T-Mobile launched its new Caller Verified technology which will give its customers protection from scammers and spammers.
The technology, Caller Verified, uses the new STIR/SHAKEN standards to combat illegal caller ID spoofing, which can occur when scammers hijack a phone number to match the area code and 3-digit prefix of the person being targeted.
Customers using the new technology will see "Caller Verified" on their screens for incoming calls that T-Mobile has verified as authentic and not intercepted by scammers and spammers.
T-Mobile had announced in November its readiness to implement the STIR/SHAKEN standards into its network, and finally launched the Caller Verified technology on Thursday.
The telco is the first in the US to launch caller verification using the STIR/SHAKEN standards.
According to data and phone call enterprise company First Orion, 50 percent of US mobile traffic will be scam calls in 2019.
The technology, however, is only available to T-Mobile customers using the Samsung Galaxy Note 9.
Caller Verified will be rolled out to more smartphones later this year, T-Mobile said.
Earlier this week, T-Mobile -- alongside Ericsson and Intel -- achieved the world's first 5G data call and video call on 600 MHz, both on a live commercial network.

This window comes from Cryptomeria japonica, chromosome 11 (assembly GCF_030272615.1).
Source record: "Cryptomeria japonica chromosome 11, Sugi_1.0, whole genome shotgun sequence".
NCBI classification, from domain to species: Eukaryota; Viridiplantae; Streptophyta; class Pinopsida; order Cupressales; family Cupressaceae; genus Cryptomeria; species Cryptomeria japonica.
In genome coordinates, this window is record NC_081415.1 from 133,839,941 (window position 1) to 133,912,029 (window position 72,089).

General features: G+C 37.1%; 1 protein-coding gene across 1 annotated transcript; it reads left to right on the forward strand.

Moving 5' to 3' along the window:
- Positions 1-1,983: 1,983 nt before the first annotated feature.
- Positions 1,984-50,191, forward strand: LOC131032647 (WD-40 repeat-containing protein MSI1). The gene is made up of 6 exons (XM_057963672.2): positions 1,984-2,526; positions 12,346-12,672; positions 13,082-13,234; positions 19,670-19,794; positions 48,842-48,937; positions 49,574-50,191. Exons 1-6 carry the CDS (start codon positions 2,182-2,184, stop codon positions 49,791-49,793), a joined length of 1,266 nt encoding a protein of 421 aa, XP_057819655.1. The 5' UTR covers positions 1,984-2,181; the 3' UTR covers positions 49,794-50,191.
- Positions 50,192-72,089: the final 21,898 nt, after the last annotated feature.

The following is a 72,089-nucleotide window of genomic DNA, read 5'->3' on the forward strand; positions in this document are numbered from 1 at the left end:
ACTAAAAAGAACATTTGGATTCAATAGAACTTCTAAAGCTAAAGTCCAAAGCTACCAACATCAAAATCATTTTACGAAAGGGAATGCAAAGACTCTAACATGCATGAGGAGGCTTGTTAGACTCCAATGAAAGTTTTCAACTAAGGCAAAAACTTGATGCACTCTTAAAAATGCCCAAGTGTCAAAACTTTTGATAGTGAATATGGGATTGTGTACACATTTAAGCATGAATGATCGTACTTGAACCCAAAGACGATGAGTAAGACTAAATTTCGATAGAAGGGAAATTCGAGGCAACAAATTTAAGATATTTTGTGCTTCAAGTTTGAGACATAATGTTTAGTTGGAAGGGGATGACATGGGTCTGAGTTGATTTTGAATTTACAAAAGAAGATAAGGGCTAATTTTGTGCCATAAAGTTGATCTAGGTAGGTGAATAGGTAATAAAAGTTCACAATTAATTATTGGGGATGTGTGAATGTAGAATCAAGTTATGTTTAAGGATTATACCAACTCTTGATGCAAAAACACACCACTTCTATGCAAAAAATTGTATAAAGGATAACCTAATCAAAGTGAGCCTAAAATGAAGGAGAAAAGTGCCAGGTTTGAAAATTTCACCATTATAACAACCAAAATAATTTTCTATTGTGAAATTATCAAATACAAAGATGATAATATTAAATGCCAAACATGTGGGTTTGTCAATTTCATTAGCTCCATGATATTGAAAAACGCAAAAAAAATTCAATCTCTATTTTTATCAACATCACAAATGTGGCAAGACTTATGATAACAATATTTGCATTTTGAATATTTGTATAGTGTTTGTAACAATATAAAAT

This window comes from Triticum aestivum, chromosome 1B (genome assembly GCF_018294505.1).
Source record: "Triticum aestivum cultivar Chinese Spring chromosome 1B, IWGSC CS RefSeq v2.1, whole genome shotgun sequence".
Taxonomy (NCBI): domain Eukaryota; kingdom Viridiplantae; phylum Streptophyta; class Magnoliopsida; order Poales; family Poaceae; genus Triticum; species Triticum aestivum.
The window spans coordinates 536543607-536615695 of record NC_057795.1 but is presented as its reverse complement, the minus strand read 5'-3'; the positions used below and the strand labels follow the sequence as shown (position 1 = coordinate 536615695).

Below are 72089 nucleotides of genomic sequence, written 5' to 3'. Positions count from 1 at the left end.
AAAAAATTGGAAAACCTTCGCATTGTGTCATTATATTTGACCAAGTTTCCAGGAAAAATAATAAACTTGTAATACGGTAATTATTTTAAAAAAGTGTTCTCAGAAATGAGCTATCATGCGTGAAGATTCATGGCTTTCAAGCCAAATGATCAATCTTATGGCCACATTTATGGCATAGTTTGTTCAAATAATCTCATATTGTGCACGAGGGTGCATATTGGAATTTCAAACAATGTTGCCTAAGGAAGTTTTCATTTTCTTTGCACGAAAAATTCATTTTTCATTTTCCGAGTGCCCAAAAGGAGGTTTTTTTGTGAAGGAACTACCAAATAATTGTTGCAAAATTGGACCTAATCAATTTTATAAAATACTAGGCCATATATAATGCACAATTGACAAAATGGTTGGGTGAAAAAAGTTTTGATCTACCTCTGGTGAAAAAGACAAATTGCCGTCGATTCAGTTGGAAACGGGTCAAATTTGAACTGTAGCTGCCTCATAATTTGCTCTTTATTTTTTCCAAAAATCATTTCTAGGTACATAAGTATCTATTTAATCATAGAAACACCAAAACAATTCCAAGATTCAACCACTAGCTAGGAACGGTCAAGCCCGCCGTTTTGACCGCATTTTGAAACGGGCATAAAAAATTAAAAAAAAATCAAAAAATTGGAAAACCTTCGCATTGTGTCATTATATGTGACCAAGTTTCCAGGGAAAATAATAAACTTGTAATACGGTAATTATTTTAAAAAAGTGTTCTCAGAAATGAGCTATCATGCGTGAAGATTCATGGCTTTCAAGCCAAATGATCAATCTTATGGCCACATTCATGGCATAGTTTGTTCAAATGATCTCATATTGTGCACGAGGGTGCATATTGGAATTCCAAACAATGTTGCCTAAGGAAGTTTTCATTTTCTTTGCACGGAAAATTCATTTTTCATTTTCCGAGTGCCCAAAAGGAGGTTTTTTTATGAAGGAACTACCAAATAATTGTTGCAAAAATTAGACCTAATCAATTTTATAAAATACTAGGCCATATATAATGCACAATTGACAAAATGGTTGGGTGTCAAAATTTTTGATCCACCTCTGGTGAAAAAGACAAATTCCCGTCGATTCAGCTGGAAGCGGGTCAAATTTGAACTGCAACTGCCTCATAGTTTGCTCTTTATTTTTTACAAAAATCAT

T-Mobile also accomplished a tri-band 5G video call with three users on different spectrum bands: 600 MHz, 28 GHz, and 39 GHz.
The telco said it will provide 5G to customers on multiple spectrum bands, including low-band, mid-band and millimeter wave, and intends to rollout 5G to all cities across the US.
"This is a huge accomplishment for [T-Mobile], who had a vision for nationwide 5G and are building it out the right way – across multiple spectrum bands," said John Legere, CEO of T-Mobile.
Legere's enthusiasm aside, T-Mobile competitors are also making progress in the race to 5G. AT&T launched its live commercial 5G network in Waco on December 21, as well as across 11 other US cities. Last September, Verizon, with Ericsson and Qualcomm, announced the completion of its own 5G call performed on in Minneapolis, Minnesota using 39 GHz spectrum.
T-Mobile has also used CES to demonstrate its live 5G low-band spectrum which can penetrate physical barriers like windows and doors.
Somehow, 5G icons turned up on some AT&T phones. But the phones don't offer 5G.
The wireless carrier announced its preliminary fourth quarter results and noted that ended the fiscal year with a total customer count of 79.7 million.
The carrier said it has completed a series of successful 5G service tests in the 600 MHz band with partners Intel and Ericsson.
AT&T is working on hospital and stadium use cases for its newly launched 5G network, as well as announcing that it will be connecting Toyota and Lexus cars with LTE between 2019 and 2024.
It doesn't take an expert to assert that 5G will be a major theme of this year's Las Vegas show. But will the 5G devices on display there soon need to be replaced with "real 5G" devices?